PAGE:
Today was the end of an era for many people when they discovered that Twitter Inc. owner Elon Musk had finally made good on his promise to remove the platform’s blue checkmarks.
It has been known for a while this was coming, although Musk’s plan to take away people’s precious verification badges of honor has always been controversial. After Musk took over the company, he said “legacy” verified badges were undemocratic. Pre-Musk Twitter had given them to people or organizations deemed well-known enough to be verified. The point was to show the people this was the real-deal account, not some impersonator.
Today, some 420,000 accounts belonging to journalists, politicians, business leaders, sports stars and celebrities saw their checkmarks disappear. Some of the now-checkmarkless accounts belong to people such as Pope Francis, Kim Kardashian, Oprah Winfrey, Bill Gates and MSNBC’s Rachel Maddow, as well as a number of U.S. politicians.
The move has little to do with democracy and more to do with Musk trying to make money out of a company that has famously been seemingly at odds with the concept of making a profit. Twitter now offers “Twitter Blue,” which will verify a user for $8. Musk has also laid off a huge chunk of the company, saying in numerous interviews that many of the staff simply weren’t needed.
His $8 tax has not gone down well with many high-profile users, who have joined in a chorus of people saying they refuse to fork it out. But some who lost their badge explained they had their reasons for not paying the money, other than a loss of face. Human Rights Watch said some people would not be able to afford the fee, including “human rights activists.” That is highly unlikely, even in the less developed world, but HRW added that Twitter “risks becoming more like a pennysaver circular of micro-advertisers and every crackpot who has a loopy opinion and 8 bucks to spare.”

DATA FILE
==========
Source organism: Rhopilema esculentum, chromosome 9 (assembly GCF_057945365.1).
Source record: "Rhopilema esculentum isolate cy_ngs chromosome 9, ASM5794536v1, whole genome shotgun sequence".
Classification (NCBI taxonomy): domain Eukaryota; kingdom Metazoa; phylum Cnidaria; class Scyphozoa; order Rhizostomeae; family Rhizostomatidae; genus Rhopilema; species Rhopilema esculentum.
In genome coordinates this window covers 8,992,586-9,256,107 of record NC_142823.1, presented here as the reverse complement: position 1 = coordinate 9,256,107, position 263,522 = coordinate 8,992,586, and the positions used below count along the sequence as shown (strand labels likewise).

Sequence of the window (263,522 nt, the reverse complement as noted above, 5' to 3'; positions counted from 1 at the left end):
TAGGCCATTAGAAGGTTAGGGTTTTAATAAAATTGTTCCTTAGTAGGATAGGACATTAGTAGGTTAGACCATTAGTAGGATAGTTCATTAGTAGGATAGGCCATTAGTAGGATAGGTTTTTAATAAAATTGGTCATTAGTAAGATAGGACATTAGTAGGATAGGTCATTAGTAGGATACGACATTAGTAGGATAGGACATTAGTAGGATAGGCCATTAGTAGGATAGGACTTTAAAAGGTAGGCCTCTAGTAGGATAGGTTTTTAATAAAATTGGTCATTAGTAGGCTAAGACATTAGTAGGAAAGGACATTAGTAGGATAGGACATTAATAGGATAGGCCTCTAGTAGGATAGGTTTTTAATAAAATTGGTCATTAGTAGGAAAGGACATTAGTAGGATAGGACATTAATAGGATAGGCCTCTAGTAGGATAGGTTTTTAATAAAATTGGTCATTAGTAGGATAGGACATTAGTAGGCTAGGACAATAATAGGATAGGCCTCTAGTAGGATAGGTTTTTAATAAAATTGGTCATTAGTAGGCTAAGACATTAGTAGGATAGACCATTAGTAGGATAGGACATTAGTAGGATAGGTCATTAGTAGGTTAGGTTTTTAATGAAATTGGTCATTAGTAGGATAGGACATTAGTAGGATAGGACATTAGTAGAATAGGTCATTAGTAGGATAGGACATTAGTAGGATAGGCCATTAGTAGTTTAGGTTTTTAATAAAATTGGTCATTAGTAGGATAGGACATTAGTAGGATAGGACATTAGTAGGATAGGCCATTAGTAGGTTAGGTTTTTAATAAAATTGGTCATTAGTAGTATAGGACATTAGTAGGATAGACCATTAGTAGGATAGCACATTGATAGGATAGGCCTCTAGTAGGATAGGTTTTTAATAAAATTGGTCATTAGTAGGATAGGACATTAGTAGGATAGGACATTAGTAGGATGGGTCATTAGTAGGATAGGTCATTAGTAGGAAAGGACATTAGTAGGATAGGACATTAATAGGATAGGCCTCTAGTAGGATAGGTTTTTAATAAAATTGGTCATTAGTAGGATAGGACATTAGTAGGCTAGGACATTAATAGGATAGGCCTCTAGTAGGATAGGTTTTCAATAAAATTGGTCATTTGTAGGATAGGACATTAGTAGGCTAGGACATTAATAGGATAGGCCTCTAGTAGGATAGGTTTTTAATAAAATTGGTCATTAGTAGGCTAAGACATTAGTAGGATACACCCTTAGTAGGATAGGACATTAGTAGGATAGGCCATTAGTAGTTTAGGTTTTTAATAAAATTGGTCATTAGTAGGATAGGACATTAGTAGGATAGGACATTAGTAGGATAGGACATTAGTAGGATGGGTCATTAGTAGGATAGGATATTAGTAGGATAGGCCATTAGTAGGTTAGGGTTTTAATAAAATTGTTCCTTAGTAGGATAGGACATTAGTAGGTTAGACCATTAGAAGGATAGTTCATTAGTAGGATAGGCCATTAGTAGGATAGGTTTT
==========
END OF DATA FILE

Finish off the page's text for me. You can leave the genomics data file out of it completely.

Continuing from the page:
This storm in a teacup grew even bigger when it was discovered that some people were handed their Twitter Blue badges for free. Musk then announced he had paid for some himself, presumably because he wants Twitter to make money – though it’s hardly a democratic kindness.
The author Stephen King was one of those people. He tweeted today his surprise at receiving the mark without paying for anything or verifying his identity. Musk replied, “You’re welcome namaste.” LeBron James was another person who was the focus of Musk’s largesse after James said he simply would not pay up.
Photo: Alexander Shatov/Unsplash
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